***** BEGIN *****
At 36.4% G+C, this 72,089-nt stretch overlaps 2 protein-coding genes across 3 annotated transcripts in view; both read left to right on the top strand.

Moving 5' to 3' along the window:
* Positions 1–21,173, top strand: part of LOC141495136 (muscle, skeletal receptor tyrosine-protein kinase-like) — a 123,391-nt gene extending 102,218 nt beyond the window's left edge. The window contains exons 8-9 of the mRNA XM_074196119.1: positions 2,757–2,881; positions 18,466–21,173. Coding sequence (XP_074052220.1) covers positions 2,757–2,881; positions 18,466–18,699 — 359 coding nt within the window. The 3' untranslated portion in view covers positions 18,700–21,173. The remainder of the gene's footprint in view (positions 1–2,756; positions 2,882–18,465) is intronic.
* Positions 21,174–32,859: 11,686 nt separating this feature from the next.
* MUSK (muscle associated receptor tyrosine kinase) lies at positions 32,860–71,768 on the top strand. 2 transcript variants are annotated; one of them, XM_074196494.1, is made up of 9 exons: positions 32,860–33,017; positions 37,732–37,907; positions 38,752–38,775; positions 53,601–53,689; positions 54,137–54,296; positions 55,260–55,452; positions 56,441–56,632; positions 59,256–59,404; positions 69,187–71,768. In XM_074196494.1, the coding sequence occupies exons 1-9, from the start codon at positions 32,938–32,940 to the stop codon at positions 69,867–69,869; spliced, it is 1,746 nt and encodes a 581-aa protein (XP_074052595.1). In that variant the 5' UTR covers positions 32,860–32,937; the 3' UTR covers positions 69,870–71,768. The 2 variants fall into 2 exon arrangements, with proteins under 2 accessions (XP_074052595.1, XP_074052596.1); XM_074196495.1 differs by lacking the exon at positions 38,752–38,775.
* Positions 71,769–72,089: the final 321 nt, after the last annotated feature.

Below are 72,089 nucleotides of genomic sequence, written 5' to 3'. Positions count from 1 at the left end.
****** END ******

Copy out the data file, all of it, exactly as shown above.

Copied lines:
At 36.4% G+C, this 72,089-nt stretch overlaps 2 protein-coding genes across 3 annotated transcripts in view; both read left to right on the top strand.

Moving 5' to 3' along the window:
* Positions 1–21,173, top strand: part of LOC141495136 (muscle, skeletal receptor tyrosine-protein kinase-like) — a 123,391-nt gene extending 102,218 nt beyond the window's left edge. The window contains exons 8-9 of the mRNA XM_074196119.1: positions 2,757–2,881; positions 18,466–21,173. Coding sequence (XP_074052220.1) covers positions 2,757–2,881; positions 18,466–18,699 — 359 coding nt within the window. The 3' untranslated portion in view covers positions 18,700–21,173. The remainder of the gene's footprint in view (positions 1–2,756; positions 2,882–18,465) is intronic.
* Positions 21,174–32,859: 11,686 nt separating this feature from the next.
* MUSK (muscle associated receptor tyrosine kinase) lies at positions 32,860–71,768 on the top strand. 2 transcript variants are annotated; one of them, XM_074196494.1, is made up of 9 exons: positions 32,860–33,017; positions 37,732–37,907; positions 38,752–38,775; positions 53,601–53,689; positions 54,137–54,296; positions 55,260–55,452; positions 56,441–56,632; positions 59,256–59,404; positions 69,187–71,768. In XM_074196494.1, the coding sequence occupies exons 1-9, from the start codon at positions 32,938–32,940 to the stop codon at positions 69,867–69,869; spliced, it is 1,746 nt and encodes a 581-aa protein (XP_074052595.1). In that variant the 5' UTR covers positions 32,860–32,937; the 3' UTR covers positions 69,870–71,768. The 2 variants fall into 2 exon arrangements, with proteins under 2 accessions (XP_074052595.1, XP_074052596.1); XM_074196495.1 differs by lacking the exon at positions 38,752–38,775.
* Positions 71,769–72,089: the final 321 nt, after the last annotated feature.

Below are 72,089 nucleotides of genomic sequence, written 5' to 3'. Positions count from 1 at the left end.